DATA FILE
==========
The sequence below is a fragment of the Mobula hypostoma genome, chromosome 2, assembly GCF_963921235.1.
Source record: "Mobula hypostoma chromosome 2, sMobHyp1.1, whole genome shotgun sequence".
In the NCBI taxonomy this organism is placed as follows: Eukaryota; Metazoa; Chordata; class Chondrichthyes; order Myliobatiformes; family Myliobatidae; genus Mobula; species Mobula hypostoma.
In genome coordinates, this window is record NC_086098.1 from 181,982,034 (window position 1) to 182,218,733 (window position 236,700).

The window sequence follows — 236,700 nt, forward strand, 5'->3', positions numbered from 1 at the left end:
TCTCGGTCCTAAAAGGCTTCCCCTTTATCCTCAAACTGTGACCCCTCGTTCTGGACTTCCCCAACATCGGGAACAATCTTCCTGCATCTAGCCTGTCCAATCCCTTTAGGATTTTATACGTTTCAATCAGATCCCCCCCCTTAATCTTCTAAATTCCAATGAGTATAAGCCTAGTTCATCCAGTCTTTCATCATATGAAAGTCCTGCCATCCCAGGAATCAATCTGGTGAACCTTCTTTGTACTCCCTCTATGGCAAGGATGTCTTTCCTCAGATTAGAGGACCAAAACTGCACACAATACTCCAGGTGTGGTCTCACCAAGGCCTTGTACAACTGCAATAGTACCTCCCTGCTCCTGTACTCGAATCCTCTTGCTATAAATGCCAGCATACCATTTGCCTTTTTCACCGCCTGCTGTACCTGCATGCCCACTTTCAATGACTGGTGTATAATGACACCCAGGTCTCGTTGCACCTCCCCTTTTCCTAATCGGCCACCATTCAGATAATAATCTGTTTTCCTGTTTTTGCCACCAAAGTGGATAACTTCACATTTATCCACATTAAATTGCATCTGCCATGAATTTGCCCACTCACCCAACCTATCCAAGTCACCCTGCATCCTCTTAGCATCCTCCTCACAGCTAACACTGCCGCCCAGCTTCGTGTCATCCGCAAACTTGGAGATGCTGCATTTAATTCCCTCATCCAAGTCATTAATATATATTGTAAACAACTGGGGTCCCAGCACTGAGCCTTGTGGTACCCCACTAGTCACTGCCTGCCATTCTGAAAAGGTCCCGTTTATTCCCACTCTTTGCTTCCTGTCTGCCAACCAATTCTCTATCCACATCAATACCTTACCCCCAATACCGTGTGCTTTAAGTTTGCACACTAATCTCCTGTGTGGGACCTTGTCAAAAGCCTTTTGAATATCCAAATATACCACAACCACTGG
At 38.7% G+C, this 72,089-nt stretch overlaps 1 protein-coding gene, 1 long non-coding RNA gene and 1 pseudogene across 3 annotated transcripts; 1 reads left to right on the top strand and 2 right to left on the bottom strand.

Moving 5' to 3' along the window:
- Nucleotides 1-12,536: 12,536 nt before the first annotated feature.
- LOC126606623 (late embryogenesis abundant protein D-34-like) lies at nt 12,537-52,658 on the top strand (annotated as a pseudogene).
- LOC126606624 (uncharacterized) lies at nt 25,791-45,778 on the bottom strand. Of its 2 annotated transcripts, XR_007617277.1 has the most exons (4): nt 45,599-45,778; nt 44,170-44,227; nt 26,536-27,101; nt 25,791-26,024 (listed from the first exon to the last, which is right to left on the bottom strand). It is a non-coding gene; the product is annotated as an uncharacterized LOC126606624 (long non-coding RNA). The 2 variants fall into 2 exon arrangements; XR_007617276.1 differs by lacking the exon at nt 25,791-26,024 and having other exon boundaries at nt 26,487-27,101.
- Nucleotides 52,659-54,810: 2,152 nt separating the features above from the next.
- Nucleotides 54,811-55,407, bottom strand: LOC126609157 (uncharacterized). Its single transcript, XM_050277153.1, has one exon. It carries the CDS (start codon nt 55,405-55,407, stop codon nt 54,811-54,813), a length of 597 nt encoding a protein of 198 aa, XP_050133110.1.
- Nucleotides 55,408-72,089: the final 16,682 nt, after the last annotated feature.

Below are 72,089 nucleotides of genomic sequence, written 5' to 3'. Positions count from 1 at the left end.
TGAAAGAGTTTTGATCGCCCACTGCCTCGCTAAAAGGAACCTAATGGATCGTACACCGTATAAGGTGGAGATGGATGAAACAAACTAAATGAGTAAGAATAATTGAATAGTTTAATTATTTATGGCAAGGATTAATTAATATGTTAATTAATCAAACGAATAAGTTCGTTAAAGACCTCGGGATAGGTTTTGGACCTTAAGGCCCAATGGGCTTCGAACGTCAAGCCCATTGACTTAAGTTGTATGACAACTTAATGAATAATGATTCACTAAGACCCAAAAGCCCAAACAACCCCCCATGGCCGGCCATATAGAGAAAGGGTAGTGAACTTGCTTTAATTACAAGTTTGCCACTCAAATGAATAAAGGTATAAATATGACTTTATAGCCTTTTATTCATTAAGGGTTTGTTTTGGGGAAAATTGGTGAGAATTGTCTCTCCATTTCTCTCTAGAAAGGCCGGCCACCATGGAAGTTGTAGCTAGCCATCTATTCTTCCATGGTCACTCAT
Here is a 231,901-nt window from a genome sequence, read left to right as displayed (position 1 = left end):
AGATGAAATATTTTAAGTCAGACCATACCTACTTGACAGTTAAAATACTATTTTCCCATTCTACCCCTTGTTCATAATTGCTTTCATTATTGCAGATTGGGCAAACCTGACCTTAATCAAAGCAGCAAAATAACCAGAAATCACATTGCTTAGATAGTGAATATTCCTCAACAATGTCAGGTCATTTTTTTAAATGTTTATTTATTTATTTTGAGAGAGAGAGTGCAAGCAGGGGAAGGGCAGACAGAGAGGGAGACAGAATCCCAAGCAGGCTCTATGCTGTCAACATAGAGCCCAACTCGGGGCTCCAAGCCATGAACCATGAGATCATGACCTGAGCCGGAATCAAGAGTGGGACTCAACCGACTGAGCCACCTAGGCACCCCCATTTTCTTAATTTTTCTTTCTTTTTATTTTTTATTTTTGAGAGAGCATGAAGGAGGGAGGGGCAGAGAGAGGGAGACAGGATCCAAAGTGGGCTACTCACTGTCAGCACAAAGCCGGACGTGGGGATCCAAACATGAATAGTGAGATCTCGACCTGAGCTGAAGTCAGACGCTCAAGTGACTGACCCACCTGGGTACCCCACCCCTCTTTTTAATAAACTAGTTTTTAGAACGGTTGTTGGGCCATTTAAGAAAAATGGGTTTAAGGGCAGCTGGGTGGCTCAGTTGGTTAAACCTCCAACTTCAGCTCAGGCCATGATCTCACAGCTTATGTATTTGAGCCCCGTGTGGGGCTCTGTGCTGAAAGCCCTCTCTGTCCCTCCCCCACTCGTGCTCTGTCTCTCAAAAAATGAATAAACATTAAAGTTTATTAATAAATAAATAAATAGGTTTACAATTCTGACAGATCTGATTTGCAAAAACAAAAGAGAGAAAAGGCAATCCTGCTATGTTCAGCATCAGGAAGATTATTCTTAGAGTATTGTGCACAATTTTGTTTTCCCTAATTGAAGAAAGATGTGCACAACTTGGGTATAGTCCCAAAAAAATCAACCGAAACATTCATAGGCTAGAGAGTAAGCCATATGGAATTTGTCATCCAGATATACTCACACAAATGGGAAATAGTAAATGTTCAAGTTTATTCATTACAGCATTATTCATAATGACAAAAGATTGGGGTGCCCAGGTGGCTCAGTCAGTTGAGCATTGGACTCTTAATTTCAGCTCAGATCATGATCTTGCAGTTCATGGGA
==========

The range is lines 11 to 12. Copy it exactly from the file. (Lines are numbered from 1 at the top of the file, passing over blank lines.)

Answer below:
- LOC126606624 (uncharacterized) lies at nt 25,791-45,778 on the bottom strand. Of its 2 annotated transcripts, XR_007617277.1 has the most exons (4): nt 45,599-45,778; nt 44,170-44,227; nt 26,536-27,101; nt 25,791-26,024 (listed from the first exon to the last, which is right to left on the bottom strand). It is a non-coding gene; the product is annotated as an uncharacterized LOC126606624 (long non-coding RNA). The 2 variants fall into 2 exon arrangements; XR_007617276.1 differs by lacking the exon at nt 25,791-26,024 and having other exon boundaries at nt 26,487-27,101.
- Nucleotides 52,659-54,810: 2,152 nt separating the features above from the next.